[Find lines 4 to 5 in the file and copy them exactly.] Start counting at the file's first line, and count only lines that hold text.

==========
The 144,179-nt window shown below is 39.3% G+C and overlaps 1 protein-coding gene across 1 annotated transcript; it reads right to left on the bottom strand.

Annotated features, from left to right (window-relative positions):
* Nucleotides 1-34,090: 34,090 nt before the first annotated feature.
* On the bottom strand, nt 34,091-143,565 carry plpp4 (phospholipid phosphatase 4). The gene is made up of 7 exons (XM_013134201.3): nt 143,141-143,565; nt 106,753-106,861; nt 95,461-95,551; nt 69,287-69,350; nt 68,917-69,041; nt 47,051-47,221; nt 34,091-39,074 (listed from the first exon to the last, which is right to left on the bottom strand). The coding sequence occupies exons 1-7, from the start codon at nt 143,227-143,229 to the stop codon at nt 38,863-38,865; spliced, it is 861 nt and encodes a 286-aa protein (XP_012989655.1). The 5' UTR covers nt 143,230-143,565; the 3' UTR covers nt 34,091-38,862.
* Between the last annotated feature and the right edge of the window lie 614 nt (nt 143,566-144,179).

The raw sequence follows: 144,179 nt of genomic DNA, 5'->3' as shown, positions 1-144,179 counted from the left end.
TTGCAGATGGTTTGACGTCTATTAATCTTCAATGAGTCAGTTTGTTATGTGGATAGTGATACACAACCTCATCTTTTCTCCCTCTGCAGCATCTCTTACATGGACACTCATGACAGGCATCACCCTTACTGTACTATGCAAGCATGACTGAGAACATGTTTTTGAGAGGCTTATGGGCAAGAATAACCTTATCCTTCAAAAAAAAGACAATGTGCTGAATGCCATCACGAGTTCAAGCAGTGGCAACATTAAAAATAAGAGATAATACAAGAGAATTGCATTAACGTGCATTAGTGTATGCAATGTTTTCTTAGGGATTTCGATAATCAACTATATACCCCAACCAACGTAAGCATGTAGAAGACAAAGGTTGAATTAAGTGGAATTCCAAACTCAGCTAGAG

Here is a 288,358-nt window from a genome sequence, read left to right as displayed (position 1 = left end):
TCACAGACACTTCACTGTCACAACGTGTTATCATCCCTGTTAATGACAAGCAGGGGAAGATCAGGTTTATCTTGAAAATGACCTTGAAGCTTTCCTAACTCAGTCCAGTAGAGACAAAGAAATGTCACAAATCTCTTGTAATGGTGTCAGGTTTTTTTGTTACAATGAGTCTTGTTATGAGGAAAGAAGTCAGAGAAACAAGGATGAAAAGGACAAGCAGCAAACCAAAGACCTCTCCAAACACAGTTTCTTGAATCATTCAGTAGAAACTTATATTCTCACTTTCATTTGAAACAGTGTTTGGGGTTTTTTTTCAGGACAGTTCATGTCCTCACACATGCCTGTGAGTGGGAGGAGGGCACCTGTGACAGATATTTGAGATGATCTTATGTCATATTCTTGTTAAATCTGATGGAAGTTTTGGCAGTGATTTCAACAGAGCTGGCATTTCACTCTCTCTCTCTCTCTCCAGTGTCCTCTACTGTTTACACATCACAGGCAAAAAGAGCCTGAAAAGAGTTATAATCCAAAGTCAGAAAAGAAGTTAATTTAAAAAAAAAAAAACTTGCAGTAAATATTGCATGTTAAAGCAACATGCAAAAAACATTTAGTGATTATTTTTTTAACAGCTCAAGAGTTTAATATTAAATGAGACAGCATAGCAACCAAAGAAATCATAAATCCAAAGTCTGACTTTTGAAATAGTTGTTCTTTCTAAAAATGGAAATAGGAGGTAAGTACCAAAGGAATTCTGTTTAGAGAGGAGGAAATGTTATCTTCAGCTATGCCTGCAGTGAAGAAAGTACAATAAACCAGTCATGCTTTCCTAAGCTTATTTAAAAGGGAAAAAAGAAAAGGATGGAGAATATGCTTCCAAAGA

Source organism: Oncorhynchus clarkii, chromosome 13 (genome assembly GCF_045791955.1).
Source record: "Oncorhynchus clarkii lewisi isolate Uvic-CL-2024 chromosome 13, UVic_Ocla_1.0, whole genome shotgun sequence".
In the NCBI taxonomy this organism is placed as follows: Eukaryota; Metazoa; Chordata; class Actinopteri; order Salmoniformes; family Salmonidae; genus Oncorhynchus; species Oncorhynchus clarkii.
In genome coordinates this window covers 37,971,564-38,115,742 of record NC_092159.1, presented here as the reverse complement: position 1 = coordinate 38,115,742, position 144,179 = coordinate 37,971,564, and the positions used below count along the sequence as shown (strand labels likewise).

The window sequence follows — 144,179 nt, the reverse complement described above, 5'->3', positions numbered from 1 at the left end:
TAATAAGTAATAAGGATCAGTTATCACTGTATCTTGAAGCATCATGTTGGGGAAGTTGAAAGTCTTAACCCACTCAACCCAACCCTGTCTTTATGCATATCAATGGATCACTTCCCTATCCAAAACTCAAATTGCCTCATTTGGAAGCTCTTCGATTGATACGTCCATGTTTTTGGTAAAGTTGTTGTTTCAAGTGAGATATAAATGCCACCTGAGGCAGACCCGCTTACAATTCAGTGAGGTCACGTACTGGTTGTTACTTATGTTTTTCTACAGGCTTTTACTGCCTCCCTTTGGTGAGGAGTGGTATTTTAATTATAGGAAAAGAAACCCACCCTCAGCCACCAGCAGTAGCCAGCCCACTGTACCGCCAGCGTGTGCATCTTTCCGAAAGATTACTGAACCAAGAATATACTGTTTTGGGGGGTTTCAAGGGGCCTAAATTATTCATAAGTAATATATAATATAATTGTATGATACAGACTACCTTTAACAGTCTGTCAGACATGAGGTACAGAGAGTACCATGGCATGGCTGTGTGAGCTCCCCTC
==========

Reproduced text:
* On the bottom strand, nt 34,091-143,565 carry plpp4 (phospholipid phosphatase 4). The gene is made up of 7 exons (XM_013134201.3): nt 143,141-143,565; nt 106,753-106,861; nt 95,461-95,551; nt 69,287-69,350; nt 68,917-69,041; nt 47,051-47,221; nt 34,091-39,074 (listed from the first exon to the last, which is right to left on the bottom strand). The coding sequence occupies exons 1-7, from the start codon at nt 143,227-143,229 to the stop codon at nt 38,863-38,865; spliced, it is 861 nt and encodes a 286-aa protein (XP_012989655.1). The 5' UTR covers nt 143,230-143,565; the 3' UTR covers nt 34,091-38,862.
* Between the last annotated feature and the right edge of the window lie 614 nt (nt 143,566-144,179).